A digital painting of a blue-black face in amongst abstract yellow shapes - Debora Cruchon Pacific 231
A digital painting of a blue-black face in amongst abstract yellow shapes - Debora Cruchon Pacific 231


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by Professor Jermaine Singleton



“You are strong. You are built for this,” a trusted colleague told me back in 2012 after we both became tenured professors. After years of repeated exposure to macro and micro-aggressions, from being mistaken for a “car thief” by neighbors residing in my condominium building, to simply living consciously-while-black in our age of civic unrest, I’ve come to realize that the silent strength I so often rely upon to keep upright is not sustainable. In fact, the very idea of silent strength is a potentially harmful illusion; it’s a coping mechanism that can mask a dangerous level of cortisol production on any given day. From objects of gratuitous violence broadcasted in endless circulation on social media platforms to metaphors for untimely death, black bodies in particular are dangerously more public in twenty-first-century US society than in past eras. Though Stuart Hall reminded us that we are a “media-mediated” people and culture decades ago, critical thinking in relation to social difference is now more crucial than ever.

It’s no secret: people of color suffer disproportionately more from untreated anxiety and mental health disorders than non-Hispanic whites. In 2018, according to the Substance Abuse and Mental Health Services Administration (SAMHSA), “Over 70% of Black/African American adolescents with a major depressive episode did not receive treatment for their condition.” SAMHSA also reported that “Asian American adults were less likely to use mental health services than any other racial/ethnic group.” The “model minority” status of Asian Americans, as Anne Cheng notes, encourages them to “sing the praises of the American way” as they suffer the consequences of “embodying both delight and repugnance.” The quest for social inclusion in a historically segregated society so easily catches one up in a web of mixed messages and unacknowledged yet pressing feelings.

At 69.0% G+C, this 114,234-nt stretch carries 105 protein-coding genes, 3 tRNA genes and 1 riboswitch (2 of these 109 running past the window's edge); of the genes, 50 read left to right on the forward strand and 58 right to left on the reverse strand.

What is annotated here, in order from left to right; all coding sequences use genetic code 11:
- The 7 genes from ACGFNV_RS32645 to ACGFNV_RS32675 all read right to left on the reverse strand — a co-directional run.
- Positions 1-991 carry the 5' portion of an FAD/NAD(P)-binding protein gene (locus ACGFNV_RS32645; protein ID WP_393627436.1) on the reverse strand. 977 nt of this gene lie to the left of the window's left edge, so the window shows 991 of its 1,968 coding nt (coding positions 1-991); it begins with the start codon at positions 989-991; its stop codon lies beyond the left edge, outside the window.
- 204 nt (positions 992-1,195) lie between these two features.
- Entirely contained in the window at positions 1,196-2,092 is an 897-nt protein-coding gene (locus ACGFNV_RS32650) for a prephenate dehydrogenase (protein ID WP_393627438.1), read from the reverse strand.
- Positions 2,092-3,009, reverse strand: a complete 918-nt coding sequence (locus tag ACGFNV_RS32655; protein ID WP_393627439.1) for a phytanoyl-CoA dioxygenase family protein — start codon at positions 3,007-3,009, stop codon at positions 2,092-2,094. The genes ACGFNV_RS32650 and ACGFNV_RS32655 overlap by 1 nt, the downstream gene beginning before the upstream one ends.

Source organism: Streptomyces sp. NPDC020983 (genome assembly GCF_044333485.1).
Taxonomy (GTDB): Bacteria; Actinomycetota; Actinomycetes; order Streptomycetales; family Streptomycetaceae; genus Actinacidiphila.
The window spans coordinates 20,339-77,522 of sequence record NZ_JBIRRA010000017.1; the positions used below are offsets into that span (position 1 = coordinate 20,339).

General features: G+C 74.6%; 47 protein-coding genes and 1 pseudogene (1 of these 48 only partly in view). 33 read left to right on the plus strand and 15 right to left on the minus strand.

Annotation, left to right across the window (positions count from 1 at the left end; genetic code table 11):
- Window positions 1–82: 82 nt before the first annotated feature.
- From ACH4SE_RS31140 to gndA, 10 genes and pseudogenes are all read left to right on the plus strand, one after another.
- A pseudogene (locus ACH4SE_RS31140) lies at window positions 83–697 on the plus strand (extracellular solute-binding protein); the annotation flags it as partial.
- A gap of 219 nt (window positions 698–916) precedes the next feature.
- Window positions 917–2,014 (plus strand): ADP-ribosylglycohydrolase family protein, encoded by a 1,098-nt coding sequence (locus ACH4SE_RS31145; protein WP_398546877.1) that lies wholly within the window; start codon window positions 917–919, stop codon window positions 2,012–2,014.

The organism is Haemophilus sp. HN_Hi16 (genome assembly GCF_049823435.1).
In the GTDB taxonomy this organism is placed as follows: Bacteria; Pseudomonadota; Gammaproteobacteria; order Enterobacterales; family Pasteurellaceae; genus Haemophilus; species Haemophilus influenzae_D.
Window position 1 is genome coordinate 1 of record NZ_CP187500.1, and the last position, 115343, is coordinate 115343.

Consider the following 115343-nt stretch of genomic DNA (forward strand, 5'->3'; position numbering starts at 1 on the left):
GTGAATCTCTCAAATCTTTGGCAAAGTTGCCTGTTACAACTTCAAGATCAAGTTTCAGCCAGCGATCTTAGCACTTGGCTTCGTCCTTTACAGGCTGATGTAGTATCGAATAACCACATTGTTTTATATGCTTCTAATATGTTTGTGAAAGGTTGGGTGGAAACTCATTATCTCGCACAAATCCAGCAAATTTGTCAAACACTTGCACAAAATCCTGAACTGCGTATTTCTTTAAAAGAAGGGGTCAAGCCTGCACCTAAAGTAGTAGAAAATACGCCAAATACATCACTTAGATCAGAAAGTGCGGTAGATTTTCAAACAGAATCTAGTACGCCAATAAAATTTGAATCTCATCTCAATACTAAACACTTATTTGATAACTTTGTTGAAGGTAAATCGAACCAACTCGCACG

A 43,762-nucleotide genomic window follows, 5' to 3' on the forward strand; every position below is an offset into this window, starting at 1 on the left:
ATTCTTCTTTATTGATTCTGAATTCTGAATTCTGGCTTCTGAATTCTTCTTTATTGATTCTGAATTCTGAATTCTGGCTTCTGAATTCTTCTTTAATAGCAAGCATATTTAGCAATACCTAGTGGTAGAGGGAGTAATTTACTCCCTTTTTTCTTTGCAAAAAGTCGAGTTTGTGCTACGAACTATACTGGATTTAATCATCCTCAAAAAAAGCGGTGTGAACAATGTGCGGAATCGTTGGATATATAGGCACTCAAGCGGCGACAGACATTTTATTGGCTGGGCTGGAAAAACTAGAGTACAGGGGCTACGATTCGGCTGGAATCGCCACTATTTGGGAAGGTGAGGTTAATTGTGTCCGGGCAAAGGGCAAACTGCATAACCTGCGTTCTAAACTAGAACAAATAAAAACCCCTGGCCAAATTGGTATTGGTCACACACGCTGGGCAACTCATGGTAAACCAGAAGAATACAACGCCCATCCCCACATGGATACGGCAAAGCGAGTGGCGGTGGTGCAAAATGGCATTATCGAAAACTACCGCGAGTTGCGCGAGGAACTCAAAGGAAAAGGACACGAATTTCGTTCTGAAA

This makes it difficult to isolate the roles that internalized racism and hidden, systematic racism play in the production of these mental health disparities. Indeed, garden variety forms of depression emerge out of social fictions that claim the individual in a host of unclaimed ways. However, this is not the classic chicken or the egg causality dilemma. Racism in its neoliberal guise traffics in blackness and, more broadly, social difference in ways that not only secure political, social, and economic disenfranchisement adeptly, but also lay the groundwork for potential forms of psychological suffering and damage by way of seemingly benign forces of misrecognition and displacement. The myth of the “damaged black psyche” can take on material forms when the mechanisms of its cultural production—from the circulation of imagery that feeds the psyches of racial conservatives to the stigma related avoidance that plagues people of color—are unacknowledged and left unchecked (Scott).

Let me explain: In neoliberal political, social, and economic life, individual failures and vulnerabilities are often attributed to things inherent and unchanging in one’s own character, rather than to social, cultural, and political influences and forces. Institutions and the people therein are thereby absolved of the structural application of the oppression they engineer. What is more, the increasingly privatized healthcare, education, and housing systems that characterize the neoliberal state also promote a culture of individualism and individual responsibility that buttresses the culture of racial indifference left over from the Obama era of supposed colorblindness. The image of a people caught “in the eye of the storm” is useful to understand how the fantasies of the dominant society put people of color in unacknowledged, systematically racist situations that lead to negative mental health outcomes, and suffering, in silent perpetuity.

“Look at you,” my colleague requested, “you are a tenured, full professor. You’ve got this!” As she paused, I looked into her eyes and saw the uneven and contradictory scales of the social justice mindset that plague so many in our neoliberal times. Indeed, the myth of my invincibility traffics in the same vein of thought that leaves others who are less privileged and insulated than myself more vulnerable to gratuitous violence and indifference. The persistence of mental health care disparities along racial and class lines despite major advances in institutional equity and inclusion and, moreover, health care advances is a paradox of the most systemic sort. More specifically, while some minorities are caught and entrapped at the hands of the prison industrial complex, others feel the racial wrath of globalization, deindustrialization, and impending demographic changes in less acute, yet still formidable ways.